Updated January 2022
Header Image
Why trust BestReviews?
BestReviews spends thousands of hours researching, analyzing, and testing products to recommend the best picks for most consumers. We only make money if you purchase a product through our links, and all opinions about the products are our own. Read more  
BestReviews spends thousands of hours researching, analyzing, and testing products to recommend the best picks for most consumers. We only make money if you purchase a product through our links, and all opinions about the products are our own. Read more  
BestReviews spends thousands of hours researching, analyzing, and testing products to recommend the best picks for most consumers. We buy all products with our own funds, and we never accept free products from manufacturers.Read more 
Bottom Line

We recommend these products based on an intensive research process that's designed to cut through the noise and find the top products in this space. Guided by experts, we spend hours looking into the factors that matter, to bring you these selections.

Category cover

Buying guide for best cash boxes

Even in today’s digital world, there are many instances in which a paper money transaction is practical and easy, if not essential.

A cash box is a simple metal box in which you can organize and store bills and coins. You might store a cash box at home, or you might take it with you to an event. Cash boxes have compartments for paper bills and spots for various coins. A lid closes down on the box, secured by a clasp or lock. The box may have also have a drawer that resembles a till.

Many cash boxes are meant for temporary, transitory use. A foldable handle can make the box easy to transport, but most handles aren’t designed for everyday carrying. The boxes offer some security, but they aren’t completely impenetrable.

Content Image
The underneath space in cash boxes is great for “hiding” large bill denominations. If you don’t have such a space, slip them to the bottom of another till stack.

Key considerations


When do people use cash boxes? Most often, they are used at events where cash and coins are flowing: fundraisers, concerts, raffles, and the like. In addition to storing bills and coins, cash boxes can be used to contain tokens, receipts, stubs, and other trinkets or small paperwork that such events may call for. 

A cash box could find a similar purpose at a smaller vending station, such as a farmer’s market booth or bar. Because these boxes don’t have built-in computers, you’ll need to perform some basic arithmetic to calculate totals and change. However, if you choose, you could stash a calculator in your cash box for easy use.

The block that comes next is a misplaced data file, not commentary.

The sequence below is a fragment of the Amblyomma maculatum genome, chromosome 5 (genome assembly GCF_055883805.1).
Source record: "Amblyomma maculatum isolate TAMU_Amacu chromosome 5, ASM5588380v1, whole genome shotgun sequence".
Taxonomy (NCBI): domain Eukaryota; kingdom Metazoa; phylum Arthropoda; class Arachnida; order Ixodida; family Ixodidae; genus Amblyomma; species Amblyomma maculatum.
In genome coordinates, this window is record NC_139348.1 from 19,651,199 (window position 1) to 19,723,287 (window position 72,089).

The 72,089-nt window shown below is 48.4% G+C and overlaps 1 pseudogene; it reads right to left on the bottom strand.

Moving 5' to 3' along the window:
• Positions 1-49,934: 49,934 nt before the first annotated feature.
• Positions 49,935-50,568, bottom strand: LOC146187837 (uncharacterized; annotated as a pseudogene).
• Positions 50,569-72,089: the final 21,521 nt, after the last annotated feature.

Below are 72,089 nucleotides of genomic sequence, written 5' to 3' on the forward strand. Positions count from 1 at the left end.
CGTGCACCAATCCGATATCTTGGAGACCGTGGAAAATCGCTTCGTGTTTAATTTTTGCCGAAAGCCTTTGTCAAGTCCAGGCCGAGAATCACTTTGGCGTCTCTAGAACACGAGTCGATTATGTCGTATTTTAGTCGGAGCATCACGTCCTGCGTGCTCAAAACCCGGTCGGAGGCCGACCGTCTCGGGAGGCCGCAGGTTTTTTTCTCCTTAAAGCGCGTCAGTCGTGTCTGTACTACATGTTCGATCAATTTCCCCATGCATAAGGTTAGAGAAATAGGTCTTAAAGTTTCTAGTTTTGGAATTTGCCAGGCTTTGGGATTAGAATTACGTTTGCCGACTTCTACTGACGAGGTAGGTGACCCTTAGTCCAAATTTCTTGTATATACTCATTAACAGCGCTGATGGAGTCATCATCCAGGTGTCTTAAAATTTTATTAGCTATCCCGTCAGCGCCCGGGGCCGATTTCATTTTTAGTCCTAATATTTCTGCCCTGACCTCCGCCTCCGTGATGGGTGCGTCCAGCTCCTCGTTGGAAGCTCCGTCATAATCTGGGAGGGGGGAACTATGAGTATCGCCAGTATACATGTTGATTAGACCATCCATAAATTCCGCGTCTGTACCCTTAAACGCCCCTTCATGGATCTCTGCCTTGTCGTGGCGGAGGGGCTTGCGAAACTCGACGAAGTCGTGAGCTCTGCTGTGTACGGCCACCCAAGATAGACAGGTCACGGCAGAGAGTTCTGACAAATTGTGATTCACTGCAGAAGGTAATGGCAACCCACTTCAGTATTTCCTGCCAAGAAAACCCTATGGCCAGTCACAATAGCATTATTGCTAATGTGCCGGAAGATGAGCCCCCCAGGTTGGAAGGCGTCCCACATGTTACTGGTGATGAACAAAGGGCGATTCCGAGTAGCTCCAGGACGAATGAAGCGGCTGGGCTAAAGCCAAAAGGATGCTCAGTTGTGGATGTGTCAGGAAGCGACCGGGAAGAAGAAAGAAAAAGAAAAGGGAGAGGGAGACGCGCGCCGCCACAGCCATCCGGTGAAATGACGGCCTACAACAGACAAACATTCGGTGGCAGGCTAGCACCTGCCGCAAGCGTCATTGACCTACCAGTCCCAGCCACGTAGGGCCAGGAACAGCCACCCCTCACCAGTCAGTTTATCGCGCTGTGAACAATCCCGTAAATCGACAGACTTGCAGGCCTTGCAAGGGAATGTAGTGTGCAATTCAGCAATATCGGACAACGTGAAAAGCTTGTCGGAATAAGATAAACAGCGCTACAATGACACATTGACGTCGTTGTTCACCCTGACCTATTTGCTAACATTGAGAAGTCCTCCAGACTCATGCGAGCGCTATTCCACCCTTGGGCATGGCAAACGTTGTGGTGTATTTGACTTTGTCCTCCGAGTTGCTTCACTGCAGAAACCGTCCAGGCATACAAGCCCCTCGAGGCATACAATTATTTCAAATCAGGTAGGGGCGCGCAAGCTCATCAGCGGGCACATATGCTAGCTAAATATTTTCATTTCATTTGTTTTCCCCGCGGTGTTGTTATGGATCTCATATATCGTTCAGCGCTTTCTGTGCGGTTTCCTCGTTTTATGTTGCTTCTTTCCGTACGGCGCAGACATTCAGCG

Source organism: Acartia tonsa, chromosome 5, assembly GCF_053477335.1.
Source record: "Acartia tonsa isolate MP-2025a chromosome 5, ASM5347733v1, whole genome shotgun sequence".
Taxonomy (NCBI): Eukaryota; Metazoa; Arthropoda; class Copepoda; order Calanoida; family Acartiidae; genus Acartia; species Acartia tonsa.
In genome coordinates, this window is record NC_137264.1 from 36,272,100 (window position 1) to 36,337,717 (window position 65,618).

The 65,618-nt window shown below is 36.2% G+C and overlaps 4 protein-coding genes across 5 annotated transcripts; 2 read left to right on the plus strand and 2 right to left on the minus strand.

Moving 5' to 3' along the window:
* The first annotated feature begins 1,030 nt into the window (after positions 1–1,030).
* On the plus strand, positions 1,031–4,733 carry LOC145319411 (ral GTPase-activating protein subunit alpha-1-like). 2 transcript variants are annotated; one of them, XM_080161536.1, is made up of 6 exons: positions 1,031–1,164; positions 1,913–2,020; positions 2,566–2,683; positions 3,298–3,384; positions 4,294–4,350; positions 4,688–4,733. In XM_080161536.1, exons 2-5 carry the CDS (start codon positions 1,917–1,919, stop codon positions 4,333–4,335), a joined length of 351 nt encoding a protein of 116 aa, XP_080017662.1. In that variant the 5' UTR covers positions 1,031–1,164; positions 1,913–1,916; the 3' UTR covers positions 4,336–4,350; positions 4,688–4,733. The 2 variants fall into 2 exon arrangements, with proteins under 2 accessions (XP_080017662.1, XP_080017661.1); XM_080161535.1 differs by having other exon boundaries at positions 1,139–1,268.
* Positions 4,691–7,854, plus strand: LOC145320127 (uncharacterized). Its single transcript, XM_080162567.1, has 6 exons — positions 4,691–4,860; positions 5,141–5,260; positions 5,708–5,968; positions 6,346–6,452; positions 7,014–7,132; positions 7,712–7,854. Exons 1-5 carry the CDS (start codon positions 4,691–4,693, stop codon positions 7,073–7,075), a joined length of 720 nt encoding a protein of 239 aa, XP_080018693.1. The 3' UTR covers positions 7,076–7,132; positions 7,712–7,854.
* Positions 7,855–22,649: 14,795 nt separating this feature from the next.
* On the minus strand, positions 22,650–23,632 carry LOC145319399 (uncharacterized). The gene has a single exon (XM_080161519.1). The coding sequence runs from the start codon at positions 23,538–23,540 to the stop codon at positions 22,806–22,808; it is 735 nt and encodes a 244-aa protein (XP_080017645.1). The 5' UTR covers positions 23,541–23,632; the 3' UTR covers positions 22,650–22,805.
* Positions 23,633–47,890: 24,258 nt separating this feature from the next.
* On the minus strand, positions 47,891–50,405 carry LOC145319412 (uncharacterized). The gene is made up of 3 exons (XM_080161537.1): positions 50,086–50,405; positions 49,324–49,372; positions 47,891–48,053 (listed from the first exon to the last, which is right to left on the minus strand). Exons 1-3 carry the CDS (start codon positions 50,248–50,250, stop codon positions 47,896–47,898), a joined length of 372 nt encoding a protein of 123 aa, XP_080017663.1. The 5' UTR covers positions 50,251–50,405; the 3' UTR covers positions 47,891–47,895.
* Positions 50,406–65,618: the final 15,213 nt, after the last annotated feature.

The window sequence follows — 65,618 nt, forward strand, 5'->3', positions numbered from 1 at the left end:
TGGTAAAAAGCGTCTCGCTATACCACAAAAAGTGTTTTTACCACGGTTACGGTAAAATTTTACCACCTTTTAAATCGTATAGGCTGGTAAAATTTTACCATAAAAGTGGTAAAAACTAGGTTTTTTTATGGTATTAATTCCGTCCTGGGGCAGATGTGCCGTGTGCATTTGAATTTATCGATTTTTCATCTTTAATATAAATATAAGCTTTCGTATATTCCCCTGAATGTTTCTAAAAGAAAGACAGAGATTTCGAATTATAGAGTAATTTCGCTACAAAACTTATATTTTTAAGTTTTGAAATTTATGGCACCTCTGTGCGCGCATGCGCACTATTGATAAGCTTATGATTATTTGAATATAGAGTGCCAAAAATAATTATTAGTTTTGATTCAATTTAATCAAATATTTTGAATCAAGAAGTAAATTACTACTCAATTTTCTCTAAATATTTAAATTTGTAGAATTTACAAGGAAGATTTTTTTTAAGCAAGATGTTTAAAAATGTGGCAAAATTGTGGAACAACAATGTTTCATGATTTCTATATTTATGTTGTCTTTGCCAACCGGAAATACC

Cash boxes can also be used as temporary monetary storage at home. Family members could use it to drop off change or grab some quick cash on the go. 

A cash box is not meant to take the place of a safe. Cash boxes are not resistant to elements and can easily be grabbed and taken. As such, it’s wise to avoid putting large sums of money in a cash box.

Lock type

Most cash boxes feature a lock with a key; a new cash box will likely come with two keys. Remember, however, that a cash box is not meant to be a personal safe. Instead, it’s a convenient money holder with minimal security. In fact, many people opt to simply leave the key in the slot and use it as needed.

If you want something a little more secure, look for a cash box with a combination lock. Bear in mind that manually entering a combination every time you want access may be a bit labor intensive. 


Most cash boxes are 8 to 10 inches deep, 3 to 4 inches high, and under 1 foot wide. The small size makes transport, setup, and storage easy. Most cash boxes feature a removable till that allows access to a space underneath, but smaller options may not have a till.

Content Image
Make sure the lid is secure before moving your cash box. The contents could easily spill if the lid isn’t latched properly.


Two-tiered layout

You can opt for a cash box that reveals two money-sorting tiers when opened. The upper tier is the shorter of the two and is designed for coins, while the lower tier is designed for bills. This setup is useful for those who make frequent transactions. 

Coin wrappers

Some cash boxes come with paper coin wrappers. You can use the wrappers to collect coins and trade them in at the bank, or you can simply use the wrappers to hold your money. Coin wrappers come in handy if you’re amassing a lot of coins and want a precise count of the money you have.